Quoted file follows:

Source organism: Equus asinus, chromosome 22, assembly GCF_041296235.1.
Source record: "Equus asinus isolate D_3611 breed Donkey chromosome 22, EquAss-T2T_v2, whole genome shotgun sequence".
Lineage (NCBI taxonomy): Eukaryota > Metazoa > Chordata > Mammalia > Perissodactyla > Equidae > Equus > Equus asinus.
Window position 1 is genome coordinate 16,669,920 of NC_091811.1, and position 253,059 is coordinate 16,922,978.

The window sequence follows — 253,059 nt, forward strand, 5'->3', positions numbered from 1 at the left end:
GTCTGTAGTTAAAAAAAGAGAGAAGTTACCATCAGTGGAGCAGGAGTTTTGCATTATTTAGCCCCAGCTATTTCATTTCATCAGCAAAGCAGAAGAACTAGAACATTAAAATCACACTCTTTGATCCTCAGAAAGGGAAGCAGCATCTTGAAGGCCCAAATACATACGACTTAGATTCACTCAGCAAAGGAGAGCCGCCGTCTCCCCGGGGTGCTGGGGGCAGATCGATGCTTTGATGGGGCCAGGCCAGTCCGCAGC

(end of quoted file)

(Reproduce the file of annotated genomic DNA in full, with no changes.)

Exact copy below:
Source organism: Equus asinus, chromosome 22, assembly GCF_041296235.1.
Source record: "Equus asinus isolate D_3611 breed Donkey chromosome 22, EquAss-T2T_v2, whole genome shotgun sequence".
Lineage (NCBI taxonomy): Eukaryota > Metazoa > Chordata > Mammalia > Perissodactyla > Equidae > Equus > Equus asinus.
Window position 1 is genome coordinate 16,669,920 of NC_091811.1, and position 253,059 is coordinate 16,922,978.

The window sequence follows — 253,059 nt, forward strand, 5'->3', positions numbered from 1 at the left end:
GTCTGTAGTTAAAAAAAGAGAGAAGTTACCATCAGTGGAGCAGGAGTTTTGCATTATTTAGCCCCAGCTATTTCATTTCATCAGCAAAGCAGAAGAACTAGAACATTAAAATCACACTCTTTGATCCTCAGAAAGGGAAGCAGCATCTTGAAGGCCCAAATACATACGACTTAGATTCACTCAGCAAAGGAGAGCCGCCGTCTCCCCGGGGTGCTGGGGGCAGATCGATGCTTTGATGGGGCCAGGCCAGTCCGCAGC